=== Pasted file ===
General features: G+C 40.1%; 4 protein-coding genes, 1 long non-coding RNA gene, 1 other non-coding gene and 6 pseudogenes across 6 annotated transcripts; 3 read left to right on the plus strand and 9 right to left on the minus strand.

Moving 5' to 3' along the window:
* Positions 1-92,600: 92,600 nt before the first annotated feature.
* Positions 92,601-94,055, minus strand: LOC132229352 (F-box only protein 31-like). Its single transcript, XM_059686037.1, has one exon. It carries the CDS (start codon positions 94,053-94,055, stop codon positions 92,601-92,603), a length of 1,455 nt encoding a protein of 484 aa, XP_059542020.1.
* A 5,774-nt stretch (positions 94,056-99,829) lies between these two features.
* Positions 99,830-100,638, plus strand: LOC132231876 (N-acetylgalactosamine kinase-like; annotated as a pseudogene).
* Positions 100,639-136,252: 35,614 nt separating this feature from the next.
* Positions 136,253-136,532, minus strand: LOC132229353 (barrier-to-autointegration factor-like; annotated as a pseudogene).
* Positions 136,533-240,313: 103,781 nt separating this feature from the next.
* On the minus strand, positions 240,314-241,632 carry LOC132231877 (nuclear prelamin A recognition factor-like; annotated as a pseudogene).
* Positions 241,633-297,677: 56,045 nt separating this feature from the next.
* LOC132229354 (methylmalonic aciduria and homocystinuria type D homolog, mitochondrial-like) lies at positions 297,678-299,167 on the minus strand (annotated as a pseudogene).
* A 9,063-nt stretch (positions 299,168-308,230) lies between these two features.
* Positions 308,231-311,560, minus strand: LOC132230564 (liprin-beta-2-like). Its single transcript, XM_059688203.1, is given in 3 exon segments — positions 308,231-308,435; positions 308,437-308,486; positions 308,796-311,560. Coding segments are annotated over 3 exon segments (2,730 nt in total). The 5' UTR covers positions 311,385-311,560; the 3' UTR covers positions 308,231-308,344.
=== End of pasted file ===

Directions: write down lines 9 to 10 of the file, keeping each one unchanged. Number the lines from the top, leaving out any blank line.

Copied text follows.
* Positions 136,533-240,313: 103,781 nt separating this feature from the next.
* On the minus strand, positions 240,314-241,632 carry LOC132231877 (nuclear prelamin A recognition factor-like; annotated as a pseudogene).